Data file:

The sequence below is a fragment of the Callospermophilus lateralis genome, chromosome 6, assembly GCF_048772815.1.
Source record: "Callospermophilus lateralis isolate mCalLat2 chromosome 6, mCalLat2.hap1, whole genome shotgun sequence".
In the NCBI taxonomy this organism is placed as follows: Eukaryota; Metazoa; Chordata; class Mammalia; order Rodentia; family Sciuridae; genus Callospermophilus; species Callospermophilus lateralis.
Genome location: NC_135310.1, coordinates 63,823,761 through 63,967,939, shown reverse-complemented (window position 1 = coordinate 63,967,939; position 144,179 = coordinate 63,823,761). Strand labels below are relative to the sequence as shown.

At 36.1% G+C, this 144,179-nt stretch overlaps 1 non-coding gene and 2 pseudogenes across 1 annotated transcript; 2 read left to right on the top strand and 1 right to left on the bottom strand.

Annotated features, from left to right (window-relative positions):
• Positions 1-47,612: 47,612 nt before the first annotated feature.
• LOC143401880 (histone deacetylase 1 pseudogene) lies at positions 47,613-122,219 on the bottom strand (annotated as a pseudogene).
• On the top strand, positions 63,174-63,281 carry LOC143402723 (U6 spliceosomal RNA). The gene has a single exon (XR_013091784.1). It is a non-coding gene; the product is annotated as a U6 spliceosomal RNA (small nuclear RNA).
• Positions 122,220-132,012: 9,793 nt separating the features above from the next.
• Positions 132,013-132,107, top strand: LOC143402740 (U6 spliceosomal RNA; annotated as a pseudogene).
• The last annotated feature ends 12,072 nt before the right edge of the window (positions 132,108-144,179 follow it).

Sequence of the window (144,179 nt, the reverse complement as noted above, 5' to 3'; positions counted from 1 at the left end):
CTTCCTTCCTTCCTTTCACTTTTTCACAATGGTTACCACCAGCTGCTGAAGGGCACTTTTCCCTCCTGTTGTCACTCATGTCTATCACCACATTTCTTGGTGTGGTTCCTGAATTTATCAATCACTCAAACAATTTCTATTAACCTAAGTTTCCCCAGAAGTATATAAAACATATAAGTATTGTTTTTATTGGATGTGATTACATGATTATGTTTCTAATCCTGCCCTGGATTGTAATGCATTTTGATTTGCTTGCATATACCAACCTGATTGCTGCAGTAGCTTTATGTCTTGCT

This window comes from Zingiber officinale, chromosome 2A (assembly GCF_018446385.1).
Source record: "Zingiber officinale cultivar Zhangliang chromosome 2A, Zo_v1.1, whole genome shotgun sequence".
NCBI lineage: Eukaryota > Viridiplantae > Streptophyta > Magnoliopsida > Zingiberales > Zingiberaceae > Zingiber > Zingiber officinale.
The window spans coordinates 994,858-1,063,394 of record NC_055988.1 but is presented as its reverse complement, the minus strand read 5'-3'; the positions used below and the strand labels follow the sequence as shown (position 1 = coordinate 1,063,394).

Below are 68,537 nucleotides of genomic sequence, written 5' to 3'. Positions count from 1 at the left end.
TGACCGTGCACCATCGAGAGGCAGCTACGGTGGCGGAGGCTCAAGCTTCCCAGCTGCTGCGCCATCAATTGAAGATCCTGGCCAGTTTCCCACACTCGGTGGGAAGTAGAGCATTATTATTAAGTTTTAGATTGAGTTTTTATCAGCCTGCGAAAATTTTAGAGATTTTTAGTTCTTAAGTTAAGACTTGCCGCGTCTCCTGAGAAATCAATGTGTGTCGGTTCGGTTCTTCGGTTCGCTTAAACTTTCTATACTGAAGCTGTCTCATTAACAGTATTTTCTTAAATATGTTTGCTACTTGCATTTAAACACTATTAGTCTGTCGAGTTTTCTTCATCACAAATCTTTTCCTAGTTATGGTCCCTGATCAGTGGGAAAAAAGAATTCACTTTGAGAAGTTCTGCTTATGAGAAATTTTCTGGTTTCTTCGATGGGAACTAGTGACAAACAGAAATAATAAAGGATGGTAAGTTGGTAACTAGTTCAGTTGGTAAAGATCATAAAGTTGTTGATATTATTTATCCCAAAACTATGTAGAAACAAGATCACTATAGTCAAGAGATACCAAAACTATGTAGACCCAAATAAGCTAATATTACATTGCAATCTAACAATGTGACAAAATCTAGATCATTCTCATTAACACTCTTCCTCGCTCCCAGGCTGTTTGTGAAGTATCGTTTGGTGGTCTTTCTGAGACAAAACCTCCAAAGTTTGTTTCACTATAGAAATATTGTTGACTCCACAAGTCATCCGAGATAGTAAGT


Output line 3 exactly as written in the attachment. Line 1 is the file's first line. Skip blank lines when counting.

In the NCBI taxonomy this organism is placed as follows: Eukaryota; Metazoa; Chordata; class Mammalia; order Rodentia; family Sciuridae; genus Callospermophilus; species Callospermophilus lateralis.